As y’all know, I’m now living in the Dallas,Texas area. (Yeah I know, the Cowboys won Sunday, and I saw the Governor of New Jersey’s “bromance” with Jerry Jones). Anyway, I’ve started my first week as president/CEO of the National Center for Policy Analysis. Until the house is ready, I’m staying with my best friends Simeon and Alma in Corinth and Pastor Scott at my home church, Community Christian in Tamarac, Florida, will be glad to know I’ve been attending church with them.
So my first Sunday in 2015 was at Antioch Christian Fellowship in the Oakmont community here in Corinth. By the way, Pastor Christopher Respess is the spitting image of my friend Simeon. His sermon this past Sunday focused on “Ownership versus Stewardship” and was taken from 1 Corinthians 4:2, (New American Standard Bible), “In this case, moreover, it is required of stewards that one be found trustworthy.”
So on Monday morning as I ran through the neighborhood — and let me tell you, running at 5:30 am in South Florida ain’t like running in North Texas, it is doggone chilly — my course took me past Antioch Christian and it hit me.
What a great message Pastor Respess should share with our incoming new 114th US Congress, House and Senate today. Pastor Respess reminded the congregation of that scripture and the song sung during offering, “All things come of thee, O God, and of thine own have we given thee”, (1 Chron 29 :14, KJV).
What Pastor Respess expressed was that in life we truly do not own anything – as a matter of fact he used the parallel of the “time-share” to convey his point. We pay for a period of time but we must depart once that time has expired.
But the good pastor’s message should also reflect the mentality of those whom have been elected as the representatives of the people — they are the stewards who must be found trustworthy. It is to these “stewards” that we depend upon, entrust, to abide by the rule of law and legislate in a manner that promotes the American interest — not self or special interest.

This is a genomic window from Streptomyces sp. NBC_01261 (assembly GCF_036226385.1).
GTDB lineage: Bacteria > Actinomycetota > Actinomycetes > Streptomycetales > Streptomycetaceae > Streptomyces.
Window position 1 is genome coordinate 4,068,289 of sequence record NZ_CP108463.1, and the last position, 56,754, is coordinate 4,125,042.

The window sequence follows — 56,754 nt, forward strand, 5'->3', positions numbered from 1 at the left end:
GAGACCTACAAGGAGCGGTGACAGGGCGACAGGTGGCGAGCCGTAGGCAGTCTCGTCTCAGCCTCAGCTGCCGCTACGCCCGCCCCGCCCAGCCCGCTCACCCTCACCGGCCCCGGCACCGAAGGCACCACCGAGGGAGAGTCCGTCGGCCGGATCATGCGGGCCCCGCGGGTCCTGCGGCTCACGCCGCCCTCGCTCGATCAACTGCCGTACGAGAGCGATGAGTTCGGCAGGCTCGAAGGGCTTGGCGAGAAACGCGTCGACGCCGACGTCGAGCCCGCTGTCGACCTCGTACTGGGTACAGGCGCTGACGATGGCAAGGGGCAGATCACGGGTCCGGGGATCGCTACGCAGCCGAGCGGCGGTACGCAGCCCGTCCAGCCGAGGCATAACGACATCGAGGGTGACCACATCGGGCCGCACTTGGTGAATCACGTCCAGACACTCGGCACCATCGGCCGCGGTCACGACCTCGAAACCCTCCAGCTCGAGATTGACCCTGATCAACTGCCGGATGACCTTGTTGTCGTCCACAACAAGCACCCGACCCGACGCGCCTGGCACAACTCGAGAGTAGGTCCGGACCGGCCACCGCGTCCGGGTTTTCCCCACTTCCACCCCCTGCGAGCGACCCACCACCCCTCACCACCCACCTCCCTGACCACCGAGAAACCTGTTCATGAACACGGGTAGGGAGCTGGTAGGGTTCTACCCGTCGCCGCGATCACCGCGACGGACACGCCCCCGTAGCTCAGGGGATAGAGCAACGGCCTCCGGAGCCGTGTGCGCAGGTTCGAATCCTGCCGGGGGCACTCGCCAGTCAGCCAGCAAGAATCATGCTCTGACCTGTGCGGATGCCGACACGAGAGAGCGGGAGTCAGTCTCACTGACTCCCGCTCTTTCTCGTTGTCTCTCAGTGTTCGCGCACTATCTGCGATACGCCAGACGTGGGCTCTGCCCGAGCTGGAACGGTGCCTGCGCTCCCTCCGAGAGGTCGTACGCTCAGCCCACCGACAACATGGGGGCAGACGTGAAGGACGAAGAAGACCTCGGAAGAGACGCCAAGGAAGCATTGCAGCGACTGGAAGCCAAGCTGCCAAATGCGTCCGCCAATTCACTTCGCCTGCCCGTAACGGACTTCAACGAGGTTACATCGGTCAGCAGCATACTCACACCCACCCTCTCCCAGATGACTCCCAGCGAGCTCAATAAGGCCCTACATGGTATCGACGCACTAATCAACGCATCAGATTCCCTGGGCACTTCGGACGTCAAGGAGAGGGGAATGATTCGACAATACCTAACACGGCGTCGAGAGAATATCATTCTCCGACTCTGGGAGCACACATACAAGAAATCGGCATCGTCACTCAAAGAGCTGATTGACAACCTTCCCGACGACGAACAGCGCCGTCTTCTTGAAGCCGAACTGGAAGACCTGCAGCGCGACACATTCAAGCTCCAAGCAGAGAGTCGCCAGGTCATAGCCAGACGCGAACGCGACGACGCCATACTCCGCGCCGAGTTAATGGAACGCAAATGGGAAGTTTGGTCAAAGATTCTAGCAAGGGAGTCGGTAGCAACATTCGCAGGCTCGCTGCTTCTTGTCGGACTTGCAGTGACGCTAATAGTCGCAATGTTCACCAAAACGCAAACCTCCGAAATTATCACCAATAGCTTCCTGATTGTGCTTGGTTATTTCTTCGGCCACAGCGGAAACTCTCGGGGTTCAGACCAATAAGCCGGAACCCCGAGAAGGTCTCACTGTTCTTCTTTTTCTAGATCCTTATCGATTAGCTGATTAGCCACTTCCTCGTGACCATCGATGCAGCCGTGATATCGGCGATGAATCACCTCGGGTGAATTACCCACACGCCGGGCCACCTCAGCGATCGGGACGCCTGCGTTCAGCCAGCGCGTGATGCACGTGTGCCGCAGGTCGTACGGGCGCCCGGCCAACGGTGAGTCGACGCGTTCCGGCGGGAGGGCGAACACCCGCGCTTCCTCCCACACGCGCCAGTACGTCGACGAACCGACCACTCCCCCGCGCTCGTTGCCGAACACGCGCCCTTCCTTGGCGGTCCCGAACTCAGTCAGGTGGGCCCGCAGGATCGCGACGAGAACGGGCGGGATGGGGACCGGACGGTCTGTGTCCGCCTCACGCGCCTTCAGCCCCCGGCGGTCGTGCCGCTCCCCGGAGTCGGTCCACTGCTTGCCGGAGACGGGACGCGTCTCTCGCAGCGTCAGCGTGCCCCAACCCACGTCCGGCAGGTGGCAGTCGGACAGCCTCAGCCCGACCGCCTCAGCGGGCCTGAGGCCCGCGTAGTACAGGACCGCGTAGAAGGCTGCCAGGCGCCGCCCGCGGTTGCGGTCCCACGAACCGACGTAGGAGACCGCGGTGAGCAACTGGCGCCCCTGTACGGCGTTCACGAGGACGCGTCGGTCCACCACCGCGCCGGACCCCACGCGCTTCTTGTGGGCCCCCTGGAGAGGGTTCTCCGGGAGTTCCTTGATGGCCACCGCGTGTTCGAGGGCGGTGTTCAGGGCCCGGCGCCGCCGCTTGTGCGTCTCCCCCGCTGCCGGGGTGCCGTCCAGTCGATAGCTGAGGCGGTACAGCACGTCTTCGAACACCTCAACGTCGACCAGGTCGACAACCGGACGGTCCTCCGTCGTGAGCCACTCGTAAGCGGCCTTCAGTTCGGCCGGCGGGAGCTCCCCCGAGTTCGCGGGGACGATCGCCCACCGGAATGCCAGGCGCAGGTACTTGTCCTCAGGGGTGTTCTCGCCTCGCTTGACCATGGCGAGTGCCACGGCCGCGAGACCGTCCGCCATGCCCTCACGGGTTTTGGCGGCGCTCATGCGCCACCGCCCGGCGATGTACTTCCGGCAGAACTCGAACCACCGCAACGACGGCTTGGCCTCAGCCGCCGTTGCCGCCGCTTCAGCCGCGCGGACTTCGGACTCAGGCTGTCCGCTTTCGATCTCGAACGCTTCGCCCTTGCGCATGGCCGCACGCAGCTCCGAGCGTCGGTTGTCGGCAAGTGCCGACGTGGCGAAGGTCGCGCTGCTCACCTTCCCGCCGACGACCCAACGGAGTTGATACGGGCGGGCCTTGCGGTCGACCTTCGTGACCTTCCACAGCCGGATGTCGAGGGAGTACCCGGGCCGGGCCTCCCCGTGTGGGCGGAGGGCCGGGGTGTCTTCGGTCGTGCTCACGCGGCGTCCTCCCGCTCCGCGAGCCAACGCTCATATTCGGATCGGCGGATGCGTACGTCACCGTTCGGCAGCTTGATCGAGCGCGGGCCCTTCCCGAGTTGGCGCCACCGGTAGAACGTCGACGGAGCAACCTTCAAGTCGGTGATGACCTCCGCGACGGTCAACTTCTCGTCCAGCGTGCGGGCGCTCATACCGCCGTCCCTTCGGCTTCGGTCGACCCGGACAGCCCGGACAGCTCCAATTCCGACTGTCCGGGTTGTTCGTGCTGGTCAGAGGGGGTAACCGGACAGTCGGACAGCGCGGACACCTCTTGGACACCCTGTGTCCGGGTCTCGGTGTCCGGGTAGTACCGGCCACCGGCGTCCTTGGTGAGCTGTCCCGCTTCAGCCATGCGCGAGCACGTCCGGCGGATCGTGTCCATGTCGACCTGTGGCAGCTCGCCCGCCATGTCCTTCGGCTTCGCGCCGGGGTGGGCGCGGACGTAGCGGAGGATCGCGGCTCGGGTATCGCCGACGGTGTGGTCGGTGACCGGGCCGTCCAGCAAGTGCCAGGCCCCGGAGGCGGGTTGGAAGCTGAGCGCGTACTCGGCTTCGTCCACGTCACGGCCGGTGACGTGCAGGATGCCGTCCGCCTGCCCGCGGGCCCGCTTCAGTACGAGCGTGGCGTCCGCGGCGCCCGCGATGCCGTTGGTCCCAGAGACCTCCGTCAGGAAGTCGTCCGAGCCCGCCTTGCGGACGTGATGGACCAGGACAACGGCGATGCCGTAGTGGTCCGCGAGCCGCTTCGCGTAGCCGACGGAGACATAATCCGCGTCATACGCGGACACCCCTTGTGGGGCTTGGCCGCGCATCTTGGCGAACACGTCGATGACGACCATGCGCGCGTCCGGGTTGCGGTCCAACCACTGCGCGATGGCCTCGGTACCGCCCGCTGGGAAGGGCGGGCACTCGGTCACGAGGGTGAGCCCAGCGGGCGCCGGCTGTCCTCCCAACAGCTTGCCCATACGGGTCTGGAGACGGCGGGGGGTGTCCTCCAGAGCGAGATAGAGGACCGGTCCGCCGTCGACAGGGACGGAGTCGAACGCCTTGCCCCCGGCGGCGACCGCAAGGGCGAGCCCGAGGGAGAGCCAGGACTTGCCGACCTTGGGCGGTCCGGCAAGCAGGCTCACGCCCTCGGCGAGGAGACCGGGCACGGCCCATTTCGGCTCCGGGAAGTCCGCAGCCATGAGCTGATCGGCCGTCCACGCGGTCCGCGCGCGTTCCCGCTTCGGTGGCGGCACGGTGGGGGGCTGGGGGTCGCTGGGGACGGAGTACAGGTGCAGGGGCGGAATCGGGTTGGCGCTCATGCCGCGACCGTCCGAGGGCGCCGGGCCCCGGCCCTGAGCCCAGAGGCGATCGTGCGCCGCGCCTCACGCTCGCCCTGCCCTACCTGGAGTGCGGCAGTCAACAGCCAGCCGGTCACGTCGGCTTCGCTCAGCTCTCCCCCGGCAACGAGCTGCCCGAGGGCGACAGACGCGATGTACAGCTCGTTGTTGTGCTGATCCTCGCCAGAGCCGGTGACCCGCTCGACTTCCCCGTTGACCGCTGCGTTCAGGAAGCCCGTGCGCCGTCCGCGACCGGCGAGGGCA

And that of course pertains to that which is mostly entrusted to them — our resources. Yes, we must “render unto Caesar what is Caesar’s” but we also must hold government to a standard of justice in the execution of their duties.
So as today we witness the swearing in of a new Congress, the key question does go back to the topic scripture from Pastor Respess on the first Sunday of 2015: “In this case, moreover, it is required of stewards that one be found trustworthy.” And let me be very clear, this is a bipartisan challenge.
This past November 4th, the American people entrusted the GOP to take the lead in the U.S. House and Senate. That charge comes to them because since 2010, the national legislative sentiment has shifted — as it did in 2006.
Those elected in Washington D.C. must recognize they are not in a position of ownership, but rather stewardship. And that comes with another important responsibility: be trustworthy.
It reminds me of a very great quote from one of our Founding Fathers, Virginian George Mason, who remarked at the State ratifying convention for the Constitution, on June 17, 1788, “Nothing so strongly impels a man to regard the interest of his constituents, as the certainty of returning to the general mass of the people, from whence he was taken, where he must participate in their burdens.”
That is the essence of trustworthiness from a good steward — a citizen-legislator. It boils down to servant leadership.
So as you’re reading this, ask yourself, what would be the response from the House and Senate if Pastor Christopher Respess were to stand before a joint session of Congress after they were sworn in and deliver the same message from the first Sunday in 2015 at Antioch Christian Fellowship?
Yeah, I know, the Freedom from Religion Foundation in Wisconsin would throw a hissy fit — but work with me. How do you think such a simple message of stewardship be accepted on Capitol Hill? Well, we shall see if we can somehow slow down the debt clock and restore fiscal responsibility in Washington DC.
Congratulations to the Members of the 114th Congress, especially all of you new Members. May I make a simple recommendation to all Members to call up Antioch Christian Fellowship Church in Corinth, Texas and get a DVD of Pastor Christopher Respess’ sermon from the first Sunday in 2015 on “Ownership versus Stewardship.” If that’s too much to ask, then ask a staffer to print out 1 Corinthians 4:2 and tape it to your office door.
Godspeed, America is watching.